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If you'll be heading off to college for the first time, don't wait until the night before freshman orientation to start getting ready. The more time you put into preparation, the more rewarding your first few weeks at school will be.
You don't want to arrive on campus wide-eyed and lost. If you prep your finances, learn some time management techniques, spend quality time on social media, shop smart and read widely, you'll be in a great position to slip smoothly into college life.
"It’s best to start figuring things out at home so by the time you’re in a totally new environment it’s less of a shock," says Eric Nichols, dean of admission at Saint Anselm College in New Hampshire.
Here are eight steps to a successful transition.
1. Learn how to manage your time
Even high school overachievers might not be ready for the increased workload of a college freshman.
"Become familiar with how you spend your time and where you might tend to waste time," says Antonia Knight, dean of academic services at Niagara University. "Set realistic goals."
One great time management tool is the Pomodoro Technique. You get a tomato-shaped cooking timer and set it for 25-minute intervals. As the timer ticks down, you work at full intensity.
After that, take a five- or 10-minute break, then reset the timer, so the countdown begins again. If 25-minute work sprints don't work for you, try 30 or 40 minutes. The important thing is to develop a discipline for working productively.
2. Get 'social' with clubs before you arrive
Almost every club at any major college has a social media presence. Get an early jump on the club scene by spending a morning at home searching for the Facebook pages and Twitter feeds of clubs you might want to join.
That way, you can ask questions of current members and alumni, find out about the kinds of social events they organize, and determine if the club is really for you. If not, you have lots of other options! Don't limit yourself.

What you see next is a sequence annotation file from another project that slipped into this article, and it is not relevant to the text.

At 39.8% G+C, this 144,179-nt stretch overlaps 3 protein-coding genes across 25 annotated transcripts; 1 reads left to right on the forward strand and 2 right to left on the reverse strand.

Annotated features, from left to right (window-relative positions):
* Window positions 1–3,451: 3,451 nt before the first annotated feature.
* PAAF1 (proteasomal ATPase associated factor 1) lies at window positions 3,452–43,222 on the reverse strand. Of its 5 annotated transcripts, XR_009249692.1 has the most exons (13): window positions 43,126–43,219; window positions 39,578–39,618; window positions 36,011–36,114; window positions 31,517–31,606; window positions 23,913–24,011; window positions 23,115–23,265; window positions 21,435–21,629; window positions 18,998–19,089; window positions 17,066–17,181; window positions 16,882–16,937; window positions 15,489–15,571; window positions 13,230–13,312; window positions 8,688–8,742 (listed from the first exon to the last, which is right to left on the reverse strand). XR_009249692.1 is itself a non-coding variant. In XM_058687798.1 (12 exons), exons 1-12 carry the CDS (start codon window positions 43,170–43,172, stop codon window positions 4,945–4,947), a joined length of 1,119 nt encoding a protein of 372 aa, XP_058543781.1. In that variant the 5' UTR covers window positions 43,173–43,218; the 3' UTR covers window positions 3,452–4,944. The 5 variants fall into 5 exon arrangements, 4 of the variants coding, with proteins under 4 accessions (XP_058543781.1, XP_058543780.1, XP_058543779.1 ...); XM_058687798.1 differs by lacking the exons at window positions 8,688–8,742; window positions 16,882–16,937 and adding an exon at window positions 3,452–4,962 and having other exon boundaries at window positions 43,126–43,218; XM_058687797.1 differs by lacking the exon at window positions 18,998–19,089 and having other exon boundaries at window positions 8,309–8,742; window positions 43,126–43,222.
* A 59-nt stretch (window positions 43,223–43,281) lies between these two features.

"It can be scary to join a club, but the fear will pass," says Shoshana Jacobs, a junior psychology major at the University at Albany in New York. "Being involved with clubs can change your life."
You could discover a sport or activity you've never considered trying.
3. Do some preparatory reading
Though there are certainly plenty of other things to enjoy on campus (clubs, mixers and more!), college revolves around academic work. Whatever you intend to major in, get a head start over your peers by doing some summer reading.
Most courses offer online reading lists for prospective and current students, and many provide links to online resources if you can't find the reading material at your local library.
You might even contact the course professors directly, to send you additional lists or even full articles. And watch your inbox, because professors might email you first — to introduce themselves.
It happens at the University at Albany, says Linda Krzykowski, assistant vice provost for student engagement. "This tends to make new students feel like they have a professorial connection even before they come to campus."
4. Don't worry too much about your major
If you're preparing to enter college, you're probably young and may not know what you are going to achieve in life. Most likely, you haven't even discovered your academic passion.
Now's the chance to explore different subjects, maybe psychology, biology or history.